The EU 28 are moving forward making it easier for eCommerce businesses to compete in cross-border eCommerce and for consumers to be able to participate in eCommerce across the entire EU.

The paper is here.

The EU cross-border opportunity for UK businesses is huge and the UK is leading in eCommerce in many ways, in single brands such as Burberry or Superdry, in multi-channel retailers such as House of Fraser or Debenhams, in pureplay online like Net-a-Porter and Mr Porter and marketplaces such as ASOS marketplace. 

The paper lays out these recommendations on Consumer Rights

1. Fully harmonize legal framework for the sale of goods, services and digital content
2. Simplify consumer rules so that they can easily be understood by both consumers and SMEs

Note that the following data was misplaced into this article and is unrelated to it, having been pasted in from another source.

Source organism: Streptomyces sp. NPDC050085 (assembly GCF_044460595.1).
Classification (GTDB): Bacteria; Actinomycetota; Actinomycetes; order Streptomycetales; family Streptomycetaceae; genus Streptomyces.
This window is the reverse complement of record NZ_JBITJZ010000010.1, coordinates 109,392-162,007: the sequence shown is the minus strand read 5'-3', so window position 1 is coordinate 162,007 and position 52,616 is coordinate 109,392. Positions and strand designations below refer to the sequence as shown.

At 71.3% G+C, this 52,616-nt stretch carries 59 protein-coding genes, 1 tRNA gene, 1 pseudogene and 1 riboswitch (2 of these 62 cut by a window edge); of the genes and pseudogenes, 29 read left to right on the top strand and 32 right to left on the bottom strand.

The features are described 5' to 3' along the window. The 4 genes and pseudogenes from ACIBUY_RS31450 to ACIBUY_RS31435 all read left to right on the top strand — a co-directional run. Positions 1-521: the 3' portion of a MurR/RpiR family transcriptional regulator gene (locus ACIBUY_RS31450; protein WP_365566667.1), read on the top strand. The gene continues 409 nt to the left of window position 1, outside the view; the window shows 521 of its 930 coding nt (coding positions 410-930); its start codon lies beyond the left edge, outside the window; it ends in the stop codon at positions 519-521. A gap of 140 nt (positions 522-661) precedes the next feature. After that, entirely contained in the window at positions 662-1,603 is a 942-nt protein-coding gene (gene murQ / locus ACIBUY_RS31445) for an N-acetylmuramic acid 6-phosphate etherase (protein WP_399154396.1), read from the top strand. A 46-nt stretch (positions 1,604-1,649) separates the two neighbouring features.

3. Develop a standard information form on consumer rights and obligations which is simplified and fit for easy adaption in all means of electronic communication
4. Stimulate the use of Rome I as a last resort and safeguard for consumers by explaining it in a consistent and uniform way 
5. Evaluate the Consumer Rights Directive rapidly 
6. Support for industry-led Trustmark
schemes for B2C e-commerce 
7. Fast rollout of a common European online Complaint and Dispute Resolution system ensuring a basis to solve crossborder B2C disputes in a simple, fast and low cost way
8. Reconsider the means for European contract law in case full harmonization will not be realised.
9. Harmonize privacy and data protection
legislation while recognizing the potential of innovation 
10. Recognize the need for electronic communication and the possibilities of data driven marketing in the business model of online merchants
11. Move forward with e-identification and authentication

Removing these barriers will help the UK lead in eCommerce.